” My diploma has lost all value”
A decade of conflict has weighed heavily on Libya, a country with a rich cultural heritage and home to a generation of youth with dreams of successful careers and economic security.
Despite a recent let-up in the fighting, life has not returned to normal for young graduates like Ahmad and Israa, who are struggling to build a life against a backdrop of conflict, insecurity, and a global pandemic.
Ahmad, a petroleum engineering graduate, had planned for everything; except that the conflict in his country would drag on for a decade. “I was not very focused on what was going on outside the Faculty walls. My degree was my only focus”, he explains. “You can imagine how hard it was for me when I completed my degree and realized that my diploma had essentially lost its value. It was a shock”, Ahmed recalls, sat in his humble living room.
Sitting in front of him, his mother’s gaze is full of both great fondness and nagging worry, “He still hasn’t found a job yet, despite all his efforts”, Yasmine says sadly.
Ahmad joined the engineering Faculty in Khoms, a coastal city halfway between Tripoli and Misrata, with one goal in mind; In five years, and not one more, he would become an engineer, “just like my father,” he recalls proudly.
Indeed, he successfully followed the path that many had taken before him in the oil-rich country: he graduated, in 2019, with a degree in petroleum engineering.
But, meanwhile, as he studied and made plans for his future, the bitter conflict in Libya raged on. Over the years, the conflict forced countless families to flee their homes, losing both social support and work opportunities.
Many families like Ahmad’s are still wrestling with the debilitated economy, a political process mired by divisions, increasing prices, and a lack of liquidity.
And the hostilities kept coming, one after another, taking a toll on people’s lives and disrupting normal services such as healthcare, availability of clean water, and electricity.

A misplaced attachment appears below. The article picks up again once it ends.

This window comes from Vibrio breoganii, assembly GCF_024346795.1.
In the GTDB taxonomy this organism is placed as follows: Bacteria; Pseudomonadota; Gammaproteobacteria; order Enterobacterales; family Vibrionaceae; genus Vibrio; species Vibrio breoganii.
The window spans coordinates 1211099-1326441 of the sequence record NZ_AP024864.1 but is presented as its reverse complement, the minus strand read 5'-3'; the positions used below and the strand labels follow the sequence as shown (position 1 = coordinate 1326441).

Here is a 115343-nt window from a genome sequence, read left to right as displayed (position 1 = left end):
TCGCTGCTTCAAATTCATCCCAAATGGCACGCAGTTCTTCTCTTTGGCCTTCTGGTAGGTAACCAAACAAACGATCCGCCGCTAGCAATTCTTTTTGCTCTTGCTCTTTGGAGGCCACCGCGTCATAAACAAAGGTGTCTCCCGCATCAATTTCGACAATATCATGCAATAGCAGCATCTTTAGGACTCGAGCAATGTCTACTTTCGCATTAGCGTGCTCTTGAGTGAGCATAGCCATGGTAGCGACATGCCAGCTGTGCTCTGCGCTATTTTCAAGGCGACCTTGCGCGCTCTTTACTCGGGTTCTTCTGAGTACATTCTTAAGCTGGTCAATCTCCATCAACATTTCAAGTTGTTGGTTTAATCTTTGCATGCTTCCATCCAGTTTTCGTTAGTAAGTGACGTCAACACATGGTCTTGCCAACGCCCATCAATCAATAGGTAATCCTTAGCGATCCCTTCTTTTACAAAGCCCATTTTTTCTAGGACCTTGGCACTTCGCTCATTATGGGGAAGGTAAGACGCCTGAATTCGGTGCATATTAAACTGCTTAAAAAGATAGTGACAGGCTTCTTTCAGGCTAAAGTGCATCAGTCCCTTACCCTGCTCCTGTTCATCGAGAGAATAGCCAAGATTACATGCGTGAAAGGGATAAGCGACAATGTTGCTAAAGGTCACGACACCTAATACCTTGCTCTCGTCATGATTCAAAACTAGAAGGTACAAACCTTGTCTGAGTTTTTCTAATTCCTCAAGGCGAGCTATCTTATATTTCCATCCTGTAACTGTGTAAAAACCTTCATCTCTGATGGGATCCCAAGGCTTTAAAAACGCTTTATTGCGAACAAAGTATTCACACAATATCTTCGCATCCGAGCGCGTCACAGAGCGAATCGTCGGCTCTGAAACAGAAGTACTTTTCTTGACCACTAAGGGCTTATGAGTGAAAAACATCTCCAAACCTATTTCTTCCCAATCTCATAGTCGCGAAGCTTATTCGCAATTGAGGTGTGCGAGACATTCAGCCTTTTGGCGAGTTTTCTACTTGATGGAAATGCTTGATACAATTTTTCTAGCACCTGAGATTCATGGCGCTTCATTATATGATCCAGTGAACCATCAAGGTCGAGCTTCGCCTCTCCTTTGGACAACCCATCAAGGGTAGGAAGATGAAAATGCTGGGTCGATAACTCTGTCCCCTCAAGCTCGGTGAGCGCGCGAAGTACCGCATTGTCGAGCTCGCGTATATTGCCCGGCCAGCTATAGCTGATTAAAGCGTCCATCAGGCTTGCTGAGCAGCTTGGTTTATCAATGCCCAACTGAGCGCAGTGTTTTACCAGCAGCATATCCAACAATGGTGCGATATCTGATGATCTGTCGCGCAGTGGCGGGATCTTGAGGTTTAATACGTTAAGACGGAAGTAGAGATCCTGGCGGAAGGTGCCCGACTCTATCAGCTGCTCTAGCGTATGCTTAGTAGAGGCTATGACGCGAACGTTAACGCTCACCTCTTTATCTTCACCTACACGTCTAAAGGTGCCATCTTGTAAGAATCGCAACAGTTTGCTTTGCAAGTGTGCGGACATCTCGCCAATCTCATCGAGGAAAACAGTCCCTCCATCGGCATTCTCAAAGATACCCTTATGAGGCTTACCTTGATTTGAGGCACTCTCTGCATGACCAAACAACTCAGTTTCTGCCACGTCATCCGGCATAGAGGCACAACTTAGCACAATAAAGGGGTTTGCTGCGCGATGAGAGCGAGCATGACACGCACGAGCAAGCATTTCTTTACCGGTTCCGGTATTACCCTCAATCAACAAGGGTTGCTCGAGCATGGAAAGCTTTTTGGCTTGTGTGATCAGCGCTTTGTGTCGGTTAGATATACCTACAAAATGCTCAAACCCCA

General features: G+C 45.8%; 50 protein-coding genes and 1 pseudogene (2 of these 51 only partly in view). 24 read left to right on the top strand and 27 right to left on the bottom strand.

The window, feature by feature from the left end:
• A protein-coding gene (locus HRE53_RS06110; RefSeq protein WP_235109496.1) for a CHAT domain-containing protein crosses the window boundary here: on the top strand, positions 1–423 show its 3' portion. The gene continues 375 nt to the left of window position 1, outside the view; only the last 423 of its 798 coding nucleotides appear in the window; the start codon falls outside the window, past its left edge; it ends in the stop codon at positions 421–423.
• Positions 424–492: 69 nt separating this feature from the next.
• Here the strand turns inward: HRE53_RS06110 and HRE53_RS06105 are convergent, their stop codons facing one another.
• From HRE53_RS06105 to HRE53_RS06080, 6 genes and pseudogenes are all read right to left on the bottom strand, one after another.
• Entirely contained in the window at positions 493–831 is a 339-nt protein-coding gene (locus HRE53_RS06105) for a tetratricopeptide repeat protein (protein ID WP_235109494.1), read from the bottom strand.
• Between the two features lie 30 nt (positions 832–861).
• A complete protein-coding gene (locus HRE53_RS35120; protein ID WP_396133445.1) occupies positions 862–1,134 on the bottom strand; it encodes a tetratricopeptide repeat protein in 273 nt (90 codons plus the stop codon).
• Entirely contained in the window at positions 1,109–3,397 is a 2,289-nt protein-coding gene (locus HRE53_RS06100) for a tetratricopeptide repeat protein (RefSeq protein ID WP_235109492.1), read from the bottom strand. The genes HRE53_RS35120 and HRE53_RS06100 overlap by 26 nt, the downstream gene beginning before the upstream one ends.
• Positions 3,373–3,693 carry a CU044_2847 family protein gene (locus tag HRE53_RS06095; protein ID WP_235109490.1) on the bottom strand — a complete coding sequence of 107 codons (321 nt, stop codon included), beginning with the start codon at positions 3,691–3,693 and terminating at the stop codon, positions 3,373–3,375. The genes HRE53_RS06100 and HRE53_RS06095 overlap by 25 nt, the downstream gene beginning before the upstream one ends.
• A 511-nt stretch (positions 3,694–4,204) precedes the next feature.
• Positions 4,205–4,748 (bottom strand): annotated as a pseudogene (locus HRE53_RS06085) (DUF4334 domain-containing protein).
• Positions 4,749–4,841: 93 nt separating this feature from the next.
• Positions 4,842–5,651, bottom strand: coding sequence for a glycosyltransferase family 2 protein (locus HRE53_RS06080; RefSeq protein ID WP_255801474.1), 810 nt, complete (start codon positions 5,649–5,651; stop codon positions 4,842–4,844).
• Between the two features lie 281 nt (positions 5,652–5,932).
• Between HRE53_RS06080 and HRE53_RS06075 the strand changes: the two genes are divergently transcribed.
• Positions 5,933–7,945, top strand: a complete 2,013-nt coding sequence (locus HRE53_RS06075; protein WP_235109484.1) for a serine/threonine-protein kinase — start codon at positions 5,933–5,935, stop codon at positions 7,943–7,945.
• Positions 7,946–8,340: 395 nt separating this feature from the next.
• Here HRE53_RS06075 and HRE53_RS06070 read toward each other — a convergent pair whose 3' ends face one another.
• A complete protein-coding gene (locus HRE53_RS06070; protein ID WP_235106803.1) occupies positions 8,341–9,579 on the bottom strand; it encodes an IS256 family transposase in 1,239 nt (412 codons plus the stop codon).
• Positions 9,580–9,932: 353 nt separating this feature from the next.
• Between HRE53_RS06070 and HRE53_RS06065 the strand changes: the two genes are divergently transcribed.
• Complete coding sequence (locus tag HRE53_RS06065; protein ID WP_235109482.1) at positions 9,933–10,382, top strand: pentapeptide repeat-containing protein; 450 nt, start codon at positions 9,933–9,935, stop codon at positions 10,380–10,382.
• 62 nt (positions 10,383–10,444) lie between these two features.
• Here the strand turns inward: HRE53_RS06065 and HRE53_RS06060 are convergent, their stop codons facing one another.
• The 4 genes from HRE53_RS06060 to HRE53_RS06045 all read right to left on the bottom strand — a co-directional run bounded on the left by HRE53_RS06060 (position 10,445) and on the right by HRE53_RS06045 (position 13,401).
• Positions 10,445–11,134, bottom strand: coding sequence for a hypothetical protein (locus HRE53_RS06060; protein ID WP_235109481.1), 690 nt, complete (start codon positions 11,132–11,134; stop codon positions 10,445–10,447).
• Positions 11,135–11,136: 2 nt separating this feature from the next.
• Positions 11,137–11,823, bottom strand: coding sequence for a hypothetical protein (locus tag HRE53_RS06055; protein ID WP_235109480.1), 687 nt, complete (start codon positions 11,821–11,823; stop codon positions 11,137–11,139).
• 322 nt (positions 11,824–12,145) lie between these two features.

“Employers outside Libya associate us with conflict; I have sent so many CVs and never received replies” regrets Ahmad
“The petroleum industry has been one of many affected sectors by the decades-long conflict”, explains Aisha Suliman, who monitors the livelihood program of the International Committee of the Red Cross (ICRC) in Khoms.
The ICRC program supports Libyans, many of them women, who want to start small businesses to provide for their families. And also for their children who struggle to find work.
“People who used to be employed in the petroleum field found themselves without work as foreign companies left the country because of the conflict. On top of that came COVID-19 that shrunk the global economy and the job market.”, said Aisha.
Another sector hard-hit by the ongoing conflict is the public sector. According to a World Bank Report published in 2015, this sector has traditionally been by far Libya’s biggest employer, hosting 85% of the total active labor force, and 93% of active women.
“Youth today can feel compelled to turn to the private sector, but it can’t absorb all those who used to work in the public sector”, adds Aisha.
Israa, 34, an ICT graduate, has longed to work in administration since she obtained her diploma in 2012. So has a sister, Fatma, who also was her classmate.
“Many public services, like health care centers, have been closed for years. There is no work; everything has stopped” Israa reiterates
What’s more, their two brothers are also unemployed, except when they are able to pick up daily work. But, Israa explains, “the problem is that we never know when work will come”. This leaves the four siblings relying on the social support their mother, a widow, receives each month.
Of course, work opportunities are even scarcer for all those displaced due to the conflict, who have to pay rent on top of all their expenses. Around 245,000 people still have not been able to return home and remain displaced inside Libya.
Reflecting on the last two years, Ahmad, perched on his mattress, contemplates his mother with a grounded calmness and determination. He remembers that the first year after his graduation, he took an additional course, still clinging to a sense of hope. This was a feeling he lost by the following year.
Today, he says that he has found it again, without explaining why. He wants, he said, to register for a master’s degree. “I don’t want to waste any more time.”
Names have been changed